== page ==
Ask most people what their political persuasion is and they will typically respond "right or left" or "conservative or liberal." I have come to view these terms as extremely reductive labels that tell me little about one's beliefs. Often two people can have identical policy positions, but for very different reasons. To have a clearer understand of politics it's necessary to outline and enumerate philosophical and economic categories and determine were we fall in the believe spectrum. Often these different categories combine to produce seemingly contradictory positions, such as Ron Paul's simultaneously opposition to federal measures that outlaw abortion and his pro-life stance.
1. Conservative Affect vrs Liberal Affect: Liberals are commonly assumed to be more open minded than conservatives, yet many have conservative affects, in other words they are resistant to challenges to their beliefs or policies. For example, social security clearly is clearly unsustainable in its present form, yet most progressives howl in protest when even modest reforms are proposed and rarely offer alternatives. And whether we agree with their positions or not, the greatest challenges to the status quo in public education comes from so called conservatives. The paradox of progressive close mindedness is most pronounced in issues of race, gender and ethnicity. When the former president of Harvard Lawrence Summers presented the question that perhaps there may be some non-social reasons why women have a less pronounced presence in the sciences, rather than spark intelligent debate and research, he was immediately called upon to resign by progressive staff.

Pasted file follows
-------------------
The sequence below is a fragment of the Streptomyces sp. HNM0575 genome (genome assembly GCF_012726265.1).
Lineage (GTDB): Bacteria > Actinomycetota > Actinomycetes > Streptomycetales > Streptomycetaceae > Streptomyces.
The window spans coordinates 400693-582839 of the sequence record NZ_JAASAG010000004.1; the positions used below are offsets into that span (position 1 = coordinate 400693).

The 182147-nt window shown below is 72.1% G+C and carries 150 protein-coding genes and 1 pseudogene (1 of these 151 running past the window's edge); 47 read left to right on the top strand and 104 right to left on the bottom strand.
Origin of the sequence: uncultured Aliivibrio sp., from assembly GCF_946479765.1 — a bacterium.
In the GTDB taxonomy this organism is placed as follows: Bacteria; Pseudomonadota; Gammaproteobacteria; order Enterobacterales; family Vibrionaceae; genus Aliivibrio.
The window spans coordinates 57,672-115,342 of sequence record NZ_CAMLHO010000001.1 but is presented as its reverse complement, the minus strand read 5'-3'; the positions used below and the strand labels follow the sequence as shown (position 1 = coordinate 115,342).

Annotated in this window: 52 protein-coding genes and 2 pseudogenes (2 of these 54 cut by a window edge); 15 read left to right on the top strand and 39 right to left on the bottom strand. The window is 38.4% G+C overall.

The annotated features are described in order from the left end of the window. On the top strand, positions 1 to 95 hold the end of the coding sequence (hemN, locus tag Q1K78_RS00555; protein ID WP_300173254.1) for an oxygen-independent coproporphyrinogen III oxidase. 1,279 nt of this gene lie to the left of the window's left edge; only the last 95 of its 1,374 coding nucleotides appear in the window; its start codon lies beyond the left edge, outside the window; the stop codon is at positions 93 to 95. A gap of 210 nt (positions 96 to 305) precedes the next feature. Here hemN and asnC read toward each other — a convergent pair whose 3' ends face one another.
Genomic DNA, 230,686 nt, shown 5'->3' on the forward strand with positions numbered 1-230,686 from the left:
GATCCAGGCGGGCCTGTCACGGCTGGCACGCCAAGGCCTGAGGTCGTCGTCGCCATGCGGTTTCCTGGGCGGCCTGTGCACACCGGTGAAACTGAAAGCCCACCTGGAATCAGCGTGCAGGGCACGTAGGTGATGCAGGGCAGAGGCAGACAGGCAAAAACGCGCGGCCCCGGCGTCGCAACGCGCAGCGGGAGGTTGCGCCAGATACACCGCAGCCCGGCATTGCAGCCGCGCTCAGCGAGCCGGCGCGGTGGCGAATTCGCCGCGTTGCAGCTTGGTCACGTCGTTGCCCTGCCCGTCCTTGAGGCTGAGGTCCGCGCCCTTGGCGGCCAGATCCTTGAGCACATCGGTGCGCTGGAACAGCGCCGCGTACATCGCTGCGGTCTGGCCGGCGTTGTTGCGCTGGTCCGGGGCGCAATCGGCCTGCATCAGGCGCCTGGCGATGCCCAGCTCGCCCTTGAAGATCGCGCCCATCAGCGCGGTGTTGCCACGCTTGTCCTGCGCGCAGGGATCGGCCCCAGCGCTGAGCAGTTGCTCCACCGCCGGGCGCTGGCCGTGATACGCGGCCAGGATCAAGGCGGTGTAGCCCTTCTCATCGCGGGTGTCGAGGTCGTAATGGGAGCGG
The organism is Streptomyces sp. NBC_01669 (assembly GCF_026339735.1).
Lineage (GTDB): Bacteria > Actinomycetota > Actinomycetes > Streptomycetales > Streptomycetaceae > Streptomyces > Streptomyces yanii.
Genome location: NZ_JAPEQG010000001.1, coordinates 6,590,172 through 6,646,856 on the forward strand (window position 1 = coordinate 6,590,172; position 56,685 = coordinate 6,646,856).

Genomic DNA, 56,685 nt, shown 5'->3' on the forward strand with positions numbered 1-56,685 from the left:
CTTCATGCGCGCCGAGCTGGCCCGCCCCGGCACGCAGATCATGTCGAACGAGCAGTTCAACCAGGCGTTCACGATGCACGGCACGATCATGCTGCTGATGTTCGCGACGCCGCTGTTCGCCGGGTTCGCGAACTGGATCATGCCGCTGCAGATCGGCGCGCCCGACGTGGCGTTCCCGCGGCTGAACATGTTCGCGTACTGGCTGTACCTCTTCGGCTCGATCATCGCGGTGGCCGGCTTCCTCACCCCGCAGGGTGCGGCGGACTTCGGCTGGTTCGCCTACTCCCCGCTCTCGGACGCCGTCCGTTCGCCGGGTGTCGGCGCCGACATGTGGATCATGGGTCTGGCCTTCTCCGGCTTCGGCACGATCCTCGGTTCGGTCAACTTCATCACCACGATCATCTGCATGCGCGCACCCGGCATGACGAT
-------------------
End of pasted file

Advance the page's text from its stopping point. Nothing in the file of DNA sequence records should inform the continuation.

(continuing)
In general, those who are most oriented towards a liberal affect are best able to deal with a crisis that challenges the status quo. It's important to note that increasing the degree to which we implement a current policy, does not indicate an inclination towards change. Progressives who believe that the only solution to California's fiscal implosion is to increase the tax burden (which is ranked 6th highest in the nation) are certainly not demonstrating an inclination towards open-mindedness and innovation.
2. Fiscal Orientation vrs Fiscal Indifference: The clearest litmus test for where you fall on this spectrum is your take on expanding the federal government's role in health care. Believe it or not, I would like to see the government offer a public option to help increase the quantity and quality of health care that poor, uninsured Americans enjoy. However, we simply cannot ignore the fact that without enacting dramatic cuts in the budget, this path would greatly increase our already massive national debt. Yet, many progressives act with little or no concern towards fiscal reality. A fiscally oriented progressive would realize that at this point in history we have to choose between: universal health care, social security or cap-and-trade and directing our military towards futile nation building. To simultaneously pursue all four is a supreme act of hubris that truly threatens the future of our republic.